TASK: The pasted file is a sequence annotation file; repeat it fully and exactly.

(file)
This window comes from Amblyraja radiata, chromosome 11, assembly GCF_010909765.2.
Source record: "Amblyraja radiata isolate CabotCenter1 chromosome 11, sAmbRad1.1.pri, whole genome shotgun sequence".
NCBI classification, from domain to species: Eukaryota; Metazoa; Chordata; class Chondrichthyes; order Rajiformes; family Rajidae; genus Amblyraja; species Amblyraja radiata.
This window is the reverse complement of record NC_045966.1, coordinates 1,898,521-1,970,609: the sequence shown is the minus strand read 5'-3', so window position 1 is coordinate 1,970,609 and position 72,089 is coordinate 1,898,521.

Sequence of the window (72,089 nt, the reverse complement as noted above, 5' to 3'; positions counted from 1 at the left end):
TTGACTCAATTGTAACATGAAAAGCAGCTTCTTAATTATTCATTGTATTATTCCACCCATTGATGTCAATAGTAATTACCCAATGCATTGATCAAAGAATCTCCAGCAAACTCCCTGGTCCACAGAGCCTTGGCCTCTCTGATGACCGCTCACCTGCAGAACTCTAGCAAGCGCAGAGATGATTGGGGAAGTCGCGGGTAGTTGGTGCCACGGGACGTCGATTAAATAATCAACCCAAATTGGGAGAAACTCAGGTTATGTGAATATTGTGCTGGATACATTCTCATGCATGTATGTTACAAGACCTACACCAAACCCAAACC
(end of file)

This window comes from Amblyraja radiata, chromosome 11, assembly GCF_010909765.2.
Source record: "Amblyraja radiata isolate CabotCenter1 chromosome 11, sAmbRad1.1.pri, whole genome shotgun sequence".
NCBI classification, from domain to species: Eukaryota; Metazoa; Chordata; class Chondrichthyes; order Rajiformes; family Rajidae; genus Amblyraja; species Amblyraja radiata.
This window is the reverse complement of record NC_045966.1, coordinates 1,898,521-1,970,609: the sequence shown is the minus strand read 5'-3', so window position 1 is coordinate 1,970,609 and position 72,089 is coordinate 1,898,521.

Sequence of the window (72,089 nt, the reverse complement as noted above, 5' to 3'; positions counted from 1 at the left end):
TTGACTCAATTGTAACATGAAAAGCAGCTTCTTAATTATTCATTGTATTATTCCACCCATTGATGTCAATAGTAATTACCCAATGCATTGATCAAAGAATCTCCAGCAAACTCCCTGGTCCACAGAGCCTTGGCCTCTCTGATGACCGCTCACCTGCAGAACTCTAGCAAGCGCAGAGATGATTGGGGAAGTCGCGGGTAGTTGGTGCCACGGGACGTCGATTAAATAATCAACCCAAATTGGGAGAAACTCAGGTTATGTGAATATTGTGCTGGATACATTCTCATGCATGTATGTTACAAGACCTACACCAAACCCAAACC